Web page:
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Informatics Research Seminar: Comparative Analysis of Real vs Fake Health-related Information on Social Media- A Case Study of 2016 Zika Epidemic in Cyberspace
October 17, 2018 @ 4:00 pm - 5:00 pm EDT
Speaker: Shi Chen, PhD
Presented from UNC-C
Broadcast Link: Seminar (There is content, click play button on the bottom left)
The wide spread of health misinformation could have serious consequences on how general public interpret and respond to real information, particularly during disease outbreaks. By choosing 2016 Zika epidemic as the research context, this study aims to understand how real and misinformation about Zika disseminate on Twitter and how their information dissemination dynamics differ from each other. Dynamic information dissemination networks for top retweeted real and misinformation about 2016 Zika epidemic were constructed and analyzed. The findings showed that real information about Zika went through significantly fewer layers of dissemination compared to misinformation about Zika. The dissemination networks of real information about Zika were more easily divided into subnetworks than those of misinformation. In addition, the dissemination of misinformation about Zika involved fewer opinion leaders than that of real ones about Zika. Opinion leaders also played a more critical role in the dissemination of real information about Zika, such that removing them from the networks was more detrimental to the spread of real information than to that of misinformation about Zika.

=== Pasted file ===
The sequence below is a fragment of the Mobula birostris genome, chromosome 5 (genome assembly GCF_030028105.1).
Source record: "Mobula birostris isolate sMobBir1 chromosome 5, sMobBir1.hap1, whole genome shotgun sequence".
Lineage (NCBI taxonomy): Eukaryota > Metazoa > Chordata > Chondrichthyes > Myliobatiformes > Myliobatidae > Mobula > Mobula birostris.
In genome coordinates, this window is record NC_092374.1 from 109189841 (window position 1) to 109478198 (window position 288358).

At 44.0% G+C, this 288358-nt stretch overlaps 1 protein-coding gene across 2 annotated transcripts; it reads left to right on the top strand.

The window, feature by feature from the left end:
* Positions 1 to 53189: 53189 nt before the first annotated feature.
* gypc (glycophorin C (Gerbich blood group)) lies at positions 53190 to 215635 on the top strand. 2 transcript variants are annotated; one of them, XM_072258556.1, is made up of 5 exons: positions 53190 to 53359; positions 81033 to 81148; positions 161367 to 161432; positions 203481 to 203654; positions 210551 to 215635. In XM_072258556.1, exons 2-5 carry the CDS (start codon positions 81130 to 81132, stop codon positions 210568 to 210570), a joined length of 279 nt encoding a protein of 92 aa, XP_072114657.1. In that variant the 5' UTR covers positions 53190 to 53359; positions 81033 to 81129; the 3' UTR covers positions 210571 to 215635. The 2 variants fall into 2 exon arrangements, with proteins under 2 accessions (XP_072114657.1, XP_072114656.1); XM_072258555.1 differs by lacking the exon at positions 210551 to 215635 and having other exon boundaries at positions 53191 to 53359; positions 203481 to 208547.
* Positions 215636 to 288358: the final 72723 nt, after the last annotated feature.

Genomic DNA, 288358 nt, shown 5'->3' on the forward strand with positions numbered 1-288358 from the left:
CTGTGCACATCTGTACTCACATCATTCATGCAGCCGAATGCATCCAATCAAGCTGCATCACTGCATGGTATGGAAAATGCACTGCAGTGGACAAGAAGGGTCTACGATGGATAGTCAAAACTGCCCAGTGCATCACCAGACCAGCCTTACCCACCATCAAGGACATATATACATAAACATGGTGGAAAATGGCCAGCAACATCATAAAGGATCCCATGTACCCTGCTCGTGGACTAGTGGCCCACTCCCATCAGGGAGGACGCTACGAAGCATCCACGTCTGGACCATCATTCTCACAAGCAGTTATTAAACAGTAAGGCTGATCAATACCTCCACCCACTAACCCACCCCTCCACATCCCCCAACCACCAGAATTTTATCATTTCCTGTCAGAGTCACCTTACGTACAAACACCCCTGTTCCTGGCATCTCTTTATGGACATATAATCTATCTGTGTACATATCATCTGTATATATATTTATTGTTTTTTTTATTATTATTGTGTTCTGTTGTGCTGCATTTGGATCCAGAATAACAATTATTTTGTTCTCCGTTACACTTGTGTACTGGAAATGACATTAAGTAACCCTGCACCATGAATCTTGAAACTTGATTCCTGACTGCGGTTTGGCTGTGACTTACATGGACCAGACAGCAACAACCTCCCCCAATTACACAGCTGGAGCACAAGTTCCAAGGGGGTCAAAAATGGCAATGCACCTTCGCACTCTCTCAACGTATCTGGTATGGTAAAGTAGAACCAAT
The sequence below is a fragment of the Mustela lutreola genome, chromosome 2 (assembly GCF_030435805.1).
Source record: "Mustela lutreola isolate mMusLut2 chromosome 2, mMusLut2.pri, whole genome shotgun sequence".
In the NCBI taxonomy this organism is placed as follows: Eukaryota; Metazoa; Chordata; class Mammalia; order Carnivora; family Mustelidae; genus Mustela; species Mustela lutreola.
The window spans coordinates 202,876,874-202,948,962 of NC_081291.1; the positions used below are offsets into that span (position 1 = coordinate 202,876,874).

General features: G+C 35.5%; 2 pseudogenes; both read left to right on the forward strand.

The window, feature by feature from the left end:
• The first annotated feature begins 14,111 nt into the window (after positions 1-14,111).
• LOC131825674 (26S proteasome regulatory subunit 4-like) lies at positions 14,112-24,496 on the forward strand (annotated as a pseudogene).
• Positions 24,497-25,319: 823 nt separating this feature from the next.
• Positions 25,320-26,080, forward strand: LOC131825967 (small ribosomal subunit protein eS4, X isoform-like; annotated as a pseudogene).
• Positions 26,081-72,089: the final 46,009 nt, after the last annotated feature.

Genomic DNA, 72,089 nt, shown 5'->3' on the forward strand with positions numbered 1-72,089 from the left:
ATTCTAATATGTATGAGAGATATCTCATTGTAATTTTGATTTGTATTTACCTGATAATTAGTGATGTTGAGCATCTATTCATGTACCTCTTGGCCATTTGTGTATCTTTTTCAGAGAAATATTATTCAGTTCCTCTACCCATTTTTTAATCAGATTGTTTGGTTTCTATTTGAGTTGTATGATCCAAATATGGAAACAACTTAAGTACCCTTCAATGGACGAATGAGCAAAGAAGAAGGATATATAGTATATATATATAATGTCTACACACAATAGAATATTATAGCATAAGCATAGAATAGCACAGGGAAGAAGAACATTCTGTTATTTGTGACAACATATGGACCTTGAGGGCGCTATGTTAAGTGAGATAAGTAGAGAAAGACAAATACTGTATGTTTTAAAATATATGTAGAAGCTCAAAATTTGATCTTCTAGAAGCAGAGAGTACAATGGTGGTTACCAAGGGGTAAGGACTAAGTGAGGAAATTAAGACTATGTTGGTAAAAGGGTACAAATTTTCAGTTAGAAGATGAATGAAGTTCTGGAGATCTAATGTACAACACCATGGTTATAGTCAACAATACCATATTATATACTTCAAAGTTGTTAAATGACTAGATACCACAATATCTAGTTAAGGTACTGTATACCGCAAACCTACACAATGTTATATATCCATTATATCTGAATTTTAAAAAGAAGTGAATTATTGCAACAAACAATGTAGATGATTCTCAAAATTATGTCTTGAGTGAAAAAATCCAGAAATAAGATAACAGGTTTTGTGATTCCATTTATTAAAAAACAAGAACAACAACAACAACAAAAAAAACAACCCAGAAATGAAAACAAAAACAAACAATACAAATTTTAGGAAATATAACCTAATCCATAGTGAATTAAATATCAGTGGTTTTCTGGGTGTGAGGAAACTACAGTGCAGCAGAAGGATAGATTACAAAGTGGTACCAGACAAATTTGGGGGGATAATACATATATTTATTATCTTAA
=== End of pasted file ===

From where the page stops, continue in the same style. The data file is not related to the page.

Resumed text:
Dr. Shi Chen is an Assistant Professor in the Department of Public Health Sciences at the University of North Carolina Charlotte. His research interests include analysis and modeling health-related discussion (especially infectious disease epidemics) on social media (especially Twitter); modeling socioeconomic and environmental interactions on mosquito population and vector-borne diseases; and modeling pathogen transferring dynamics in healthcare facilities. His research has been published in Journal of Medical Internet Research (JMIR) Public Health and Surveillance, Mathematical Medicine and Biology, Vector Borne and Zoonotic Diseases, Scientific Reports, and International Journal of Environmental Research and Public Health.